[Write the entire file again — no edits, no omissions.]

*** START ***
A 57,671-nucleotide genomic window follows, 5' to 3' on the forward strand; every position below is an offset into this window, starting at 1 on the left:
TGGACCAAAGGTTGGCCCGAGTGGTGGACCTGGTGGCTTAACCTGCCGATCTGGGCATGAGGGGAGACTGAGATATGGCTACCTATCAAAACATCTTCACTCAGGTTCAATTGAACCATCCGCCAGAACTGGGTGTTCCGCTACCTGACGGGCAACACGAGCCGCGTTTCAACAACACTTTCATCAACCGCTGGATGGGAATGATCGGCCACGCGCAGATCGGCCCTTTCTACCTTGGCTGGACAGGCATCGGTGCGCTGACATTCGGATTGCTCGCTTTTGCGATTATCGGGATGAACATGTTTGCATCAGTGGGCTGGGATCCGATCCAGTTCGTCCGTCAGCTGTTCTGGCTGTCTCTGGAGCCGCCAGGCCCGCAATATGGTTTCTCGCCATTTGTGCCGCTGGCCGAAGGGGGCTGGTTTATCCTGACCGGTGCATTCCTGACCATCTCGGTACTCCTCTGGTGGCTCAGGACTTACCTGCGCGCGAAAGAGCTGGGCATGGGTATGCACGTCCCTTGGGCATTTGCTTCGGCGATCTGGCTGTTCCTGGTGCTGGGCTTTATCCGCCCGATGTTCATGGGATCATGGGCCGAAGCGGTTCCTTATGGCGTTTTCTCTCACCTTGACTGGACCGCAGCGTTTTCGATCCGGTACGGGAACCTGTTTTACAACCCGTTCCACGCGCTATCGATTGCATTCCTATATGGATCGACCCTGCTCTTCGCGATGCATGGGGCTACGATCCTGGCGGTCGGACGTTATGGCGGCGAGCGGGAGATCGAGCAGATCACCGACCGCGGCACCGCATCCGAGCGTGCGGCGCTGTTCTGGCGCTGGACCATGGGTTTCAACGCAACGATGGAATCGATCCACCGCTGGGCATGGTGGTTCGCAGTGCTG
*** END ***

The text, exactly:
A 57,671-nucleotide genomic window follows, 5' to 3' on the forward strand; every position below is an offset into this window, starting at 1 on the left:
TGGACCAAAGGTTGGCCCGAGTGGTGGACCTGGTGGCTTAACCTGCCGATCTGGGCATGAGGGGAGACTGAGATATGGCTACCTATCAAAACATCTTCACTCAGGTTCAATTGAACCATCCGCCAGAACTGGGTGTTCCGCTACCTGACGGGCAACACGAGCCGCGTTTCAACAACACTTTCATCAACCGCTGGATGGGAATGATCGGCCACGCGCAGATCGGCCCTTTCTACCTTGGCTGGACAGGCATCGGTGCGCTGACATTCGGATTGCTCGCTTTTGCGATTATCGGGATGAACATGTTTGCATCAGTGGGCTGGGATCCGATCCAGTTCGTCCGTCAGCTGTTCTGGCTGTCTCTGGAGCCGCCAGGCCCGCAATATGGTTTCTCGCCATTTGTGCCGCTGGCCGAAGGGGGCTGGTTTATCCTGACCGGTGCATTCCTGACCATCTCGGTACTCCTCTGGTGGCTCAGGACTTACCTGCGCGCGAAAGAGCTGGGCATGGGTATGCACGTCCCTTGGGCATTTGCTTCGGCGATCTGGCTGTTCCTGGTGCTGGGCTTTATCCGCCCGATGTTCATGGGATCATGGGCCGAAGCGGTTCCTTATGGCGTTTTCTCTCACCTTGACTGGACCGCAGCGTTTTCGATCCGGTACGGGAACCTGTTTTACAACCCGTTCCACGCGCTATCGATTGCATTCCTATATGGATCGACCCTGCTCTTCGCGATGCATGGGGCTACGATCCTGGCGGTCGGACGTTATGGCGGCGAGCGGGAGATCGAGCAGATCACCGACCGCGGCACCGCATCCGAGCGTGCGGCGCTGTTCTGGCGCTGGACCATGGGTTTCAACGCAACGATGGAATCGATCCACCGCTGGGCATGGTGGTTCGCAGTGCTG